While many companies believe they have a solid grasp of their brand identity, in reality, only some truly integrate their brand's values and purpose into every aspect of their business. Every customer interaction with a company - whether on the website, through email or phone communication, in-store, or even through word-of-mouth conversations - impacts the customer's perception of the brand.
Despite this, marketers often need help convincing other departments that the brand encompasses more than just the logo, visual identity, and advertising campaigns.
Limiting the definition of the brand to just a marketing function is a mistake that undervalues its impact on the business. When marketers operate solely within their silo, they cannot recognize the full extent of their responsibilities, leading to other departments making decisions that damage the brand's long-term growth and profitability. This narrow view of marketing can make it more likely for other decision-makers in the organization to undervalue the importance of marketing. In reality, the brand and business strategy are inextricably linked, meaning marketing's role should be more comprehensive than ever before.
Building a strong brand is challenging and requires significant time, effort, and investment. However, it can create tangible value for a business, with the key to this value creation lying in the brand's perceived quality. By building a brand that resonates with customers, businesses can increase the perceived value of their products or services, leading to a price premium or an expansion of market share.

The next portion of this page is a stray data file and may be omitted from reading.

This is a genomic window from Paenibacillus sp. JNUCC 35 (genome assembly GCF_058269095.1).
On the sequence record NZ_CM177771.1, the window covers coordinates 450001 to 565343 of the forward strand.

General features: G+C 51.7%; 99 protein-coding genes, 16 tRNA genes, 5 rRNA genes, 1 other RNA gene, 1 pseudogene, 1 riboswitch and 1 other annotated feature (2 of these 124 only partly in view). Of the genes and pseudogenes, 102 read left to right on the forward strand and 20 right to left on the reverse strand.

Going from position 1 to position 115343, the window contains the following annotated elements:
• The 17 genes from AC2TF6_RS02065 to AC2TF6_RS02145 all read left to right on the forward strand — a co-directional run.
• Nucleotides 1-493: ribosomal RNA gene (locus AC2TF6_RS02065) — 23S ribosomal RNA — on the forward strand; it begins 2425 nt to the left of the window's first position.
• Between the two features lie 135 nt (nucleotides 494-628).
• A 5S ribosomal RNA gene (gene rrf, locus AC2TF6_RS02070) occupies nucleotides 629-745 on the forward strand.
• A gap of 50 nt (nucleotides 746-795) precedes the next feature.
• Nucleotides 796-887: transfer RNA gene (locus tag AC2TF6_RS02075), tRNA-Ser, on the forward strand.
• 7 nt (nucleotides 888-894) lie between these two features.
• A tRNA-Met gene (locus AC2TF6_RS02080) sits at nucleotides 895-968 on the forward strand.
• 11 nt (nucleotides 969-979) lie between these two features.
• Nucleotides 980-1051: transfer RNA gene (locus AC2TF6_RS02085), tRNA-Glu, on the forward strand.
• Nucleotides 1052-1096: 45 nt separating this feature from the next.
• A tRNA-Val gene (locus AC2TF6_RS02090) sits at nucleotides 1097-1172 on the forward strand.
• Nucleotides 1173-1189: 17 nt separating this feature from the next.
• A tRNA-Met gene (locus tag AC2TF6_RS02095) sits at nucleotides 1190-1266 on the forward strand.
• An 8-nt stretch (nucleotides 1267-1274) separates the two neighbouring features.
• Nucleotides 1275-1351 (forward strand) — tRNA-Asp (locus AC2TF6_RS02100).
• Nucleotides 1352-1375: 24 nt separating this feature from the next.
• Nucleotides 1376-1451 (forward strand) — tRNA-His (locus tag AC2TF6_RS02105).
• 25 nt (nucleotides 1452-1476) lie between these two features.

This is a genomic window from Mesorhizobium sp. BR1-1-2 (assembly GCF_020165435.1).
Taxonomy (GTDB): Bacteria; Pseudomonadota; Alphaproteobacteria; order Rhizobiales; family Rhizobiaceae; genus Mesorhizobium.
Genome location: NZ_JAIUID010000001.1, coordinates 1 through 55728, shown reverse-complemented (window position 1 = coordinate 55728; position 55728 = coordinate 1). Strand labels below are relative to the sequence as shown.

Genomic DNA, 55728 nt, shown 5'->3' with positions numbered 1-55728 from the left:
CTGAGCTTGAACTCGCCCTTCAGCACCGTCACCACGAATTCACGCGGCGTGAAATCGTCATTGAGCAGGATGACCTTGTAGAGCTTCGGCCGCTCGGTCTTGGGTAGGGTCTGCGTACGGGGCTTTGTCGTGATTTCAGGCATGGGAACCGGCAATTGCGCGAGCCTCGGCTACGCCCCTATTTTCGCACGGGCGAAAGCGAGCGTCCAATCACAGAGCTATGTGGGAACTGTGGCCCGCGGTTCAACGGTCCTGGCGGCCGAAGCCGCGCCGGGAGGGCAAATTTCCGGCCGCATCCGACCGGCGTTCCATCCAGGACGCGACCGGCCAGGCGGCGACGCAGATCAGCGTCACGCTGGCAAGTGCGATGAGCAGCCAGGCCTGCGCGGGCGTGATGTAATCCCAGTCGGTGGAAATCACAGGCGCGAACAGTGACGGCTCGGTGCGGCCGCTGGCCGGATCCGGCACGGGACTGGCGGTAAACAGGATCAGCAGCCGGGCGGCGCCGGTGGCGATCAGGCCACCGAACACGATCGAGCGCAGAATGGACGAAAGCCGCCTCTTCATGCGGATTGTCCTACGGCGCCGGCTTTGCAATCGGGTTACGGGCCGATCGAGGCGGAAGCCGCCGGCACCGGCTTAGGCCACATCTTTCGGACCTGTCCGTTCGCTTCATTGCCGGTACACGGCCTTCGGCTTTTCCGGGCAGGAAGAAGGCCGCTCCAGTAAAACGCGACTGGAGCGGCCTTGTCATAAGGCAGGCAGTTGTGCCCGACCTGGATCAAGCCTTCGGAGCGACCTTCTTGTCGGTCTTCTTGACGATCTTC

Let's examine the three primary ways in which brands create value:
Perceived quality drives irrational margin
Irrational margin is the difference between the perceived quality of a product or service and the cost of producing it. A strong brand can increase perceived quality by creating an emotional connection with customers, telling a compelling story, and standing for something meaningful.
This emotional connection can lead customers to pay a premium price for a product or service, driving an irrational margin.
Strong brands expand the addressable market
A brand's high perceived quality gives a business the power to prioritize expansion over profitability when entering new markets. By strategically deciding not to increase the price, a business can easily conquer market share. As it fosters an emotional connection with customers that goes beyond rational factors such as price and features, a brand can expand the addressable market for a business.
By doing this and by building awareness, a brand can reach beyond its traditional audience. It leads to gaining new customers who may not have previously considered the product or service while driving increased loyalty from existing customers.
Brands protect against commodity status
When products or services become commodities, customers focus solely on price, and profits can erode quickly. However, a strong brand can differentiate a business from its competitors and increase its resilience to market pressures.
To de-risk the business, brands build customer proximity through qualitative and quantitative data and insights. This laser focus on the customer increases the chances that brand actions, new products, and services will be a success.
Additionally, a shared purpose and values create alignment between a company's internal culture and its brand, making the business more adaptable to changing market conditions.
By avoiding commodity status, brands can establish themselves as leaders in their industries, with a loyal customer base that is less price-sensitive. This not only protects the business against market pressures but also enables it to tap into future demand and create lasting competitive advantages that can propel growth in the years to come.
Whether it's through expanding the addressable market, protecting against commoditization, or driving an irrational margin, a strong brand is a key driver of tangible value creation. In a world where every business is vying for attention, investing in brand building may be the most crucial investment a company can make. So ask yourself, what is the value of your brand? And what will it be tomorrow?